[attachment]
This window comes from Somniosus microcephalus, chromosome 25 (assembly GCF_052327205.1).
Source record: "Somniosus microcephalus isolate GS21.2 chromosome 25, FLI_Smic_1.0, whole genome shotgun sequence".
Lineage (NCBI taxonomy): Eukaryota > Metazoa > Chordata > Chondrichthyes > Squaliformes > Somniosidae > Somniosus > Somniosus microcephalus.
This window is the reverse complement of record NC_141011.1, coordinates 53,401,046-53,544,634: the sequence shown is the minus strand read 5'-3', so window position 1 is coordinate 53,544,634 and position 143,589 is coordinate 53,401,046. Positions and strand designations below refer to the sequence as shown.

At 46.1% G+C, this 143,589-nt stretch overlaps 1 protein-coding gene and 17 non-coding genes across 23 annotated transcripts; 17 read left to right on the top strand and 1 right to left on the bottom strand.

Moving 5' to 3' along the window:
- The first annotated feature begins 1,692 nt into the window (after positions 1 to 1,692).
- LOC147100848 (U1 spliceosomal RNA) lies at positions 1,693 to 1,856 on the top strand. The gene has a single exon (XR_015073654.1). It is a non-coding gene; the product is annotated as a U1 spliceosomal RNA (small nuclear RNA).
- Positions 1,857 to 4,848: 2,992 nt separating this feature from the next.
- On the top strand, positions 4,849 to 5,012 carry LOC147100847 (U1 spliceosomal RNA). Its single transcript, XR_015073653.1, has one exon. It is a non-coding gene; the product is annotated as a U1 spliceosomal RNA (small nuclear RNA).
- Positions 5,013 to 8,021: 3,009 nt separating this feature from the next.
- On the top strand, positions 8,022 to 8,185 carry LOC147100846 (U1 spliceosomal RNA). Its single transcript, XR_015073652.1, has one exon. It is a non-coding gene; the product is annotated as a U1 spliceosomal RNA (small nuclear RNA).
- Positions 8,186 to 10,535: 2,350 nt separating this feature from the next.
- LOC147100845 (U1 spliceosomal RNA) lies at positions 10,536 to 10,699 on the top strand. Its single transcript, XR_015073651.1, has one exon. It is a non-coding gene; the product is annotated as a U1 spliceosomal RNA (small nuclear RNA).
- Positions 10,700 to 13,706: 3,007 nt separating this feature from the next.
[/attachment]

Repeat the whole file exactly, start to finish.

This window comes from Somniosus microcephalus, chromosome 25 (assembly GCF_052327205.1).
Source record: "Somniosus microcephalus isolate GS21.2 chromosome 25, FLI_Smic_1.0, whole genome shotgun sequence".
Lineage (NCBI taxonomy): Eukaryota > Metazoa > Chordata > Chondrichthyes > Squaliformes > Somniosidae > Somniosus > Somniosus microcephalus.
This window is the reverse complement of record NC_141011.1, coordinates 53,401,046-53,544,634: the sequence shown is the minus strand read 5'-3', so window position 1 is coordinate 53,544,634 and position 143,589 is coordinate 53,401,046. Positions and strand designations below refer to the sequence as shown.

At 46.1% G+C, this 143,589-nt stretch overlaps 1 protein-coding gene and 17 non-coding genes across 23 annotated transcripts; 17 read left to right on the top strand and 1 right to left on the bottom strand.

Moving 5' to 3' along the window:
- The first annotated feature begins 1,692 nt into the window (after positions 1 to 1,692).
- LOC147100848 (U1 spliceosomal RNA) lies at positions 1,693 to 1,856 on the top strand. The gene has a single exon (XR_015073654.1). It is a non-coding gene; the product is annotated as a U1 spliceosomal RNA (small nuclear RNA).
- Positions 1,857 to 4,848: 2,992 nt separating this feature from the next.
- On the top strand, positions 4,849 to 5,012 carry LOC147100847 (U1 spliceosomal RNA). Its single transcript, XR_015073653.1, has one exon. It is a non-coding gene; the product is annotated as a U1 spliceosomal RNA (small nuclear RNA).
- Positions 5,013 to 8,021: 3,009 nt separating this feature from the next.
- On the top strand, positions 8,022 to 8,185 carry LOC147100846 (U1 spliceosomal RNA). Its single transcript, XR_015073652.1, has one exon. It is a non-coding gene; the product is annotated as a U1 spliceosomal RNA (small nuclear RNA).
- Positions 8,186 to 10,535: 2,350 nt separating this feature from the next.
- LOC147100845 (U1 spliceosomal RNA) lies at positions 10,536 to 10,699 on the top strand. Its single transcript, XR_015073651.1, has one exon. It is a non-coding gene; the product is annotated as a U1 spliceosomal RNA (small nuclear RNA).
- Positions 10,700 to 13,706: 3,007 nt separating this feature from the next.